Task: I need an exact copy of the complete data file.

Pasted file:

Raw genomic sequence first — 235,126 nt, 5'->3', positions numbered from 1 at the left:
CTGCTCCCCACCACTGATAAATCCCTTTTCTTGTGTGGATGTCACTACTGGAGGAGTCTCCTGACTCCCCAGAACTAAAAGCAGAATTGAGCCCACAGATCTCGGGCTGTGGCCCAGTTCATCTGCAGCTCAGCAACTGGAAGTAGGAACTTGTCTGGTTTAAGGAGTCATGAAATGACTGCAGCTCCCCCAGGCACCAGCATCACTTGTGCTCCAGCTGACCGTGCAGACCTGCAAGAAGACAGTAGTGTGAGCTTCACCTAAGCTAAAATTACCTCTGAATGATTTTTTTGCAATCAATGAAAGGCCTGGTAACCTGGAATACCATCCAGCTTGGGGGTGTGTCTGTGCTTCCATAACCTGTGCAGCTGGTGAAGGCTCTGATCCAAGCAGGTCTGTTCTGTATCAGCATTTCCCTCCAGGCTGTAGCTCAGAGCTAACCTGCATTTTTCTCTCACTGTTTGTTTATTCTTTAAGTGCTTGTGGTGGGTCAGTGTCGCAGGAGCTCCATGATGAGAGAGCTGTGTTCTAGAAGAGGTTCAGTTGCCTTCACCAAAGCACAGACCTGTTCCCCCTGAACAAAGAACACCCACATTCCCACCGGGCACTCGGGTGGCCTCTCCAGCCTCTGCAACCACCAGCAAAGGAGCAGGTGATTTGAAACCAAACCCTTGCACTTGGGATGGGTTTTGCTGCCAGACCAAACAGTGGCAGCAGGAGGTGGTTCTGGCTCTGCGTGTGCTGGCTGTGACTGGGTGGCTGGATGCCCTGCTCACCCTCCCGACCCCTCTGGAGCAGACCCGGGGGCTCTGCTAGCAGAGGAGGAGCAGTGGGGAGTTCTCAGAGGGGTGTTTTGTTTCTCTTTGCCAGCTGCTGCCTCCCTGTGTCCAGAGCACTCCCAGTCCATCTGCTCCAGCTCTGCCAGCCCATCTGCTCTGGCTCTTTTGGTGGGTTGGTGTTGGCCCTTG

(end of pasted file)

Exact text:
Raw genomic sequence first — 235,126 nt, 5'->3', positions numbered from 1 at the left:
CTGCTCCCCACCACTGATAAATCCCTTTTCTTGTGTGGATGTCACTACTGGAGGAGTCTCCTGACTCCCCAGAACTAAAAGCAGAATTGAGCCCACAGATCTCGGGCTGTGGCCCAGTTCATCTGCAGCTCAGCAACTGGAAGTAGGAACTTGTCTGGTTTAAGGAGTCATGAAATGACTGCAGCTCCCCCAGGCACCAGCATCACTTGTGCTCCAGCTGACCGTGCAGACCTGCAAGAAGACAGTAGTGTGAGCTTCACCTAAGCTAAAATTACCTCTGAATGATTTTTTTGCAATCAATGAAAGGCCTGGTAACCTGGAATACCATCCAGCTTGGGGGTGTGTCTGTGCTTCCATAACCTGTGCAGCTGGTGAAGGCTCTGATCCAAGCAGGTCTGTTCTGTATCAGCATTTCCCTCCAGGCTGTAGCTCAGAGCTAACCTGCATTTTTCTCTCACTGTTTGTTTATTCTTTAAGTGCTTGTGGTGGGTCAGTGTCGCAGGAGCTCCATGATGAGAGAGCTGTGTTCTAGAAGAGGTTCAGTTGCCTTCACCAAAGCACAGACCTGTTCCCCCTGAACAAAGAACACCCACATTCCCACCGGGCACTCGGGTGGCCTCTCCAGCCTCTGCAACCACCAGCAAAGGAGCAGGTGATTTGAAACCAAACCCTTGCACTTGGGATGGGTTTTGCTGCCAGACCAAACAGTGGCAGCAGGAGGTGGTTCTGGCTCTGCGTGTGCTGGCTGTGACTGGGTGGCTGGATGCCCTGCTCACCCTCCCGACCCCTCTGGAGCAGACCCGGGGGCTCTGCTAGCAGAGGAGGAGCAGTGGGGAGTTCTCAGAGGGGTGTTTTGTTTCTCTTTGCCAGCTGCTGCCTCCCTGTGTCCAGAGCACTCCCAGTCCATCTGCTCCAGCTCTGCCAGCCCATCTGCTCTGGCTCTTTTGGTGGGTTGGTGTTGGCCCTTG